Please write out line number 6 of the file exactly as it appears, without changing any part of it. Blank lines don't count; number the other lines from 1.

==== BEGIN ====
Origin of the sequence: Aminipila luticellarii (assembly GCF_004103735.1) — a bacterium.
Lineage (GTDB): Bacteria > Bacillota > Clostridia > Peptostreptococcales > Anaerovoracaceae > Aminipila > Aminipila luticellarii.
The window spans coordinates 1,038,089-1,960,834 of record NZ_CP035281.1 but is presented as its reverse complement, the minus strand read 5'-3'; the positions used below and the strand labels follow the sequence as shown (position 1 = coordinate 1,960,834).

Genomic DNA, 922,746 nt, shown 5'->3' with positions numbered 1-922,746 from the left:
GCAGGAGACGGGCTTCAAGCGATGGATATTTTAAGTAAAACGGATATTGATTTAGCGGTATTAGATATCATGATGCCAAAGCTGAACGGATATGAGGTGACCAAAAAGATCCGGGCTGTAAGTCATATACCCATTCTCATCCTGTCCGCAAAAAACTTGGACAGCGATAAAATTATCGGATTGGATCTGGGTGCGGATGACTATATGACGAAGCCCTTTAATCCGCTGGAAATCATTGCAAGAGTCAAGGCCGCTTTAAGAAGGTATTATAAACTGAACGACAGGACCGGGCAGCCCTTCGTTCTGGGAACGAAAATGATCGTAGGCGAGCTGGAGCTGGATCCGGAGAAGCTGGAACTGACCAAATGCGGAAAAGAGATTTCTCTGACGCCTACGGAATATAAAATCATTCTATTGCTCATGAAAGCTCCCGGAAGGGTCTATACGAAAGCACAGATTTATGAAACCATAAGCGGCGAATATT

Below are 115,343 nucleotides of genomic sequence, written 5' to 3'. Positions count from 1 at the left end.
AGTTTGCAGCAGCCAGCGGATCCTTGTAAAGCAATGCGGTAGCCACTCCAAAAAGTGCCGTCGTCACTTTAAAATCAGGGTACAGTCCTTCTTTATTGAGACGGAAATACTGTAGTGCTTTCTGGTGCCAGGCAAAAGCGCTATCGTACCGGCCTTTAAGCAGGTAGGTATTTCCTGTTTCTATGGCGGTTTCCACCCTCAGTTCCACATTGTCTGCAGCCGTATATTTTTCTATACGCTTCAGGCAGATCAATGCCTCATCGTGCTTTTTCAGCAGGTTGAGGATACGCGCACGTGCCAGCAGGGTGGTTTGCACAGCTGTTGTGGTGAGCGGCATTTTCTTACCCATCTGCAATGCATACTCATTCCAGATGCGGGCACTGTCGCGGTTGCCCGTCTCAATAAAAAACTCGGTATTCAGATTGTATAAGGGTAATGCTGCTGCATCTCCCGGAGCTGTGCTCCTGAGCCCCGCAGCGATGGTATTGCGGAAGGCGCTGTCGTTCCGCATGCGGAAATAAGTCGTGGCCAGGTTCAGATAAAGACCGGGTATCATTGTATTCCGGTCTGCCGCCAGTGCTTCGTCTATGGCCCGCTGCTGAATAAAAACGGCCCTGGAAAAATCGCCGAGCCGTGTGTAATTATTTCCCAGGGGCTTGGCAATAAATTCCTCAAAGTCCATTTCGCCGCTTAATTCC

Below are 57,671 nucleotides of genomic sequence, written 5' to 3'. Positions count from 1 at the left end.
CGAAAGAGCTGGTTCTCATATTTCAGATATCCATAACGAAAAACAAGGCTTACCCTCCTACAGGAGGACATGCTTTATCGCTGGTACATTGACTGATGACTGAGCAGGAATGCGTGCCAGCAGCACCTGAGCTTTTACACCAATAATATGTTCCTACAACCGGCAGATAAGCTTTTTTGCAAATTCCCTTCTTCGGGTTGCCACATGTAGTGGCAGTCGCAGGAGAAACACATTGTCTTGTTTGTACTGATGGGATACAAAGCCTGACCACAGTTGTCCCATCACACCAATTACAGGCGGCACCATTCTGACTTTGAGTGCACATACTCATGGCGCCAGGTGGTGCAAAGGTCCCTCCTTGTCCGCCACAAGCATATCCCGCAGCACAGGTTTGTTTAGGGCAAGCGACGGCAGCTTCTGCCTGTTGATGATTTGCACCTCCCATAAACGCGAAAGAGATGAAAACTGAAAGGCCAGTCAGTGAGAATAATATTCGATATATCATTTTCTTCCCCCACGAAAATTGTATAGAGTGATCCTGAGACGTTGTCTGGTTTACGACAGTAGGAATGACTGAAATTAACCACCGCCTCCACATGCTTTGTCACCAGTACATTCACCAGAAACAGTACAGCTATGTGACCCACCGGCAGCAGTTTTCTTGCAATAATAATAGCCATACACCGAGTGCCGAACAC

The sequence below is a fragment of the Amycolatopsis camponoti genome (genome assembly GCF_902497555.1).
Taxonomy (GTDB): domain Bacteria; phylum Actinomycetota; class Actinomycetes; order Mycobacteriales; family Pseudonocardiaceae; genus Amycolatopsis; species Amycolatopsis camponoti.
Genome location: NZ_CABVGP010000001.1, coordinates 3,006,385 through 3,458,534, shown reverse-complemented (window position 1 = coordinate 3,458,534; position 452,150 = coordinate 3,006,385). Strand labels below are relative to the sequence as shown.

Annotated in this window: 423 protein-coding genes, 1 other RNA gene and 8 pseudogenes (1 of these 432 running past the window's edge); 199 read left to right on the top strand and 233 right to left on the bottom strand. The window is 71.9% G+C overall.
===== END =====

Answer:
Below are 115,343 nucleotides of genomic sequence, written 5' to 3'. Positions count from 1 at the left end.